The normally bushcraft-distant New York Times gave considerable column length to the show in their Dec. 20, 2013 review :  “Dude, You’re Screwed” centers on five men, most with advanced military training, who take turns running gauntlets designed for them by the others. Episodes open with essentially a staged rendition — the mark is kidnapped, hooded and bound at the wrists, then spirited off to who knows where. Unhooded, he’s left to fend for himself with just a handful of tools provided by the team. (As for suspension of disbelief, wouldn’t the participants know their destination when they’ve presumably gone through passport control?)
While the contestant in the game — all the men refer to it as “the game,” though there’s no prize — makes his way through various struggles, the other four men observe him remotely, and sometimes say grim things like “Moisture kills out here.”
But more often, their mood is light. Its like the home run contest before the All-Star Game, an essentially meaningless display of skills where titans watch one another show off. But the casual mood also serves to take the edge off the very real struggle of the man in the wild.
I want to see this show, but I don’t subscribe to the Discovery Channel.  If tell you when it’s on, can someone help me see it?  

I also had a great time talking with Lou Falnak.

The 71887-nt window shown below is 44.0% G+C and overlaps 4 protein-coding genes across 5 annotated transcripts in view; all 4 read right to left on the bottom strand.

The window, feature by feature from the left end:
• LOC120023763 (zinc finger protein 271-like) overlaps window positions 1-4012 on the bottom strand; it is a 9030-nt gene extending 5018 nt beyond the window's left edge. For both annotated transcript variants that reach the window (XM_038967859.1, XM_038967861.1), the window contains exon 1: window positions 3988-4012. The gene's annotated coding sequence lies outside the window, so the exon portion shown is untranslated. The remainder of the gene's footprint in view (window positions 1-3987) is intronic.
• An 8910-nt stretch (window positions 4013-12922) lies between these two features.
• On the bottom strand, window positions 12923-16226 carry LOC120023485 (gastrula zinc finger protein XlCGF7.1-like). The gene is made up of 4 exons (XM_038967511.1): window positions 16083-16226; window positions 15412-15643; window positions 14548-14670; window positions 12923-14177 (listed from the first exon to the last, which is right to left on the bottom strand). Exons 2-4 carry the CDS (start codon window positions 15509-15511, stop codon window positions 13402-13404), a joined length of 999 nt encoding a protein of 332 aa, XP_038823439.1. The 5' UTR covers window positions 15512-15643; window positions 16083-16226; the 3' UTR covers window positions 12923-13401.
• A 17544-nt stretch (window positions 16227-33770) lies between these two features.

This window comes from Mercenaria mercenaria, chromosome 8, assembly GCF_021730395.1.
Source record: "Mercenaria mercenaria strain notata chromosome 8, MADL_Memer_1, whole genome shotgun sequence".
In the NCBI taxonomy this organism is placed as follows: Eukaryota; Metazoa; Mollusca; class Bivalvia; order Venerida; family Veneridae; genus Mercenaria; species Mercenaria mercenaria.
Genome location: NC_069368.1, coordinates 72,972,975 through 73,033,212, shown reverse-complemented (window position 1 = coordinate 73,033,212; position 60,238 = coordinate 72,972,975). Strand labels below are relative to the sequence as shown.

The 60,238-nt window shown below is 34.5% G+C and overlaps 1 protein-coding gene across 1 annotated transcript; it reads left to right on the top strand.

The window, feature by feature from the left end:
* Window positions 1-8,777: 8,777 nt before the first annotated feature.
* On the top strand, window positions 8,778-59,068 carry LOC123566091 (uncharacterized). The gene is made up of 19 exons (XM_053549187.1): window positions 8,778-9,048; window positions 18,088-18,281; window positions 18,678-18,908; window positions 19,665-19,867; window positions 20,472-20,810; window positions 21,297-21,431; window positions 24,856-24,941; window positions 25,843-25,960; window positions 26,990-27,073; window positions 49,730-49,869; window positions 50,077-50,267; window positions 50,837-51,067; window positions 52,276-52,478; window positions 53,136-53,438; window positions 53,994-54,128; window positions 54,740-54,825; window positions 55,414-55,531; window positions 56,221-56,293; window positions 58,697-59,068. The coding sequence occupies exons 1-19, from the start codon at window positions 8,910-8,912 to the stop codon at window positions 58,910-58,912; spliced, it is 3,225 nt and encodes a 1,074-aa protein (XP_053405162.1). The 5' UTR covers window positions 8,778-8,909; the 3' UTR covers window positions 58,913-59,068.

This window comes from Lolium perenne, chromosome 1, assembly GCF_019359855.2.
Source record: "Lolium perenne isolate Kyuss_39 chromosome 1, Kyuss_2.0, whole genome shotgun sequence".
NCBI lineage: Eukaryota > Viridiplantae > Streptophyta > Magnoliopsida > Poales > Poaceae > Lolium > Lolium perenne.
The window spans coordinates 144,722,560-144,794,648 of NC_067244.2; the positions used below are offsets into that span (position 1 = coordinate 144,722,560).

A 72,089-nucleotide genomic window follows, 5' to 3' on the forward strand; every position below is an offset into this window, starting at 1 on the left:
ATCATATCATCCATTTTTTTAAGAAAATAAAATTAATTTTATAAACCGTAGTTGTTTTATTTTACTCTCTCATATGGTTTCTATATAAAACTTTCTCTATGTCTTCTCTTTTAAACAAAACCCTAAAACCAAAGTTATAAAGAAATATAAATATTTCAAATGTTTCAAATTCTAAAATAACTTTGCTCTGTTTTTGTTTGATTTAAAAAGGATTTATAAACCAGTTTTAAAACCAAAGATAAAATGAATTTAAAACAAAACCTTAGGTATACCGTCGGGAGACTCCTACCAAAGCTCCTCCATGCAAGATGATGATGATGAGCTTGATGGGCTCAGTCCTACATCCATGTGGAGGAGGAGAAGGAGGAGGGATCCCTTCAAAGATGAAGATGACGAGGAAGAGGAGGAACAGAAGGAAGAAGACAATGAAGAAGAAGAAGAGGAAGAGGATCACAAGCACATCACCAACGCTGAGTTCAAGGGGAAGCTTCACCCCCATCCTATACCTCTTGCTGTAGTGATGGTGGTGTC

Lou Falank -photo by Emily McCabe

Lou Falank -photo by Emily McCabe

Lou runs his Mountain Bear Programs and Guide Service.
Lou has provided programs as a director, instructor, and co-facilitator at camps & schools across Maine, New York, and Pennsylvania. He’s a Registered Maine Guide. His L.O.S.T.(Learning Outdoor Survival Techniques) Program specializes in bringing youth from a wide variety of backgrounds into the outdoors to learn skills and experience community. He’s making a difference in the lives of children in the Portland area, bringing after-school bush-crafting skills to the next generation.

Lou and I hit it off. We’ll get together in the near future, after Thanksgiving, to do something together in the outdoors.

I  was recruited to kick off the weekend at Friday night’s whole group meeting ( the event cuts off at 100 registrants) with a half hour reading from my blog. This was old school, no iPhoto or Powerpoint, just one guy trying to entertain the faithful by reading a half-hour story of an actual deep winter adventure in the Maine woods.

I  read about my one-week walk across the frozen Moosehead and Seboomook Lakes.    Here’s the link to the talk- this time there are photos and three video clips -The Great Slush Walk of 2009.

Mark Shaw exits our hotel room

Mark Shaw exits our hotel room

I plan to include at least one more entry about the weekend.

There was so much to be excited about !

Lowest to Highest, a Backcountry Route from Badwater to Mt. Whitney, Part One- Don’t Fear the Reaper

Three chicks in a desert- Carrot Quinn photo

She’s back at it again.

Check out Carrot Quinn’s three-part mini-series on a ridiculously tough microadventure from the lowest point to the highest in the USA, with all 165 miles in between.  Warning: bad words, and numerous behaviors that are considered unacceptable to mainstream America follows!

—>>>Lowest to Highest, a Backcountry Route from Badwater to Mt. Whitney, Part One- Don’t Fear the Reaper.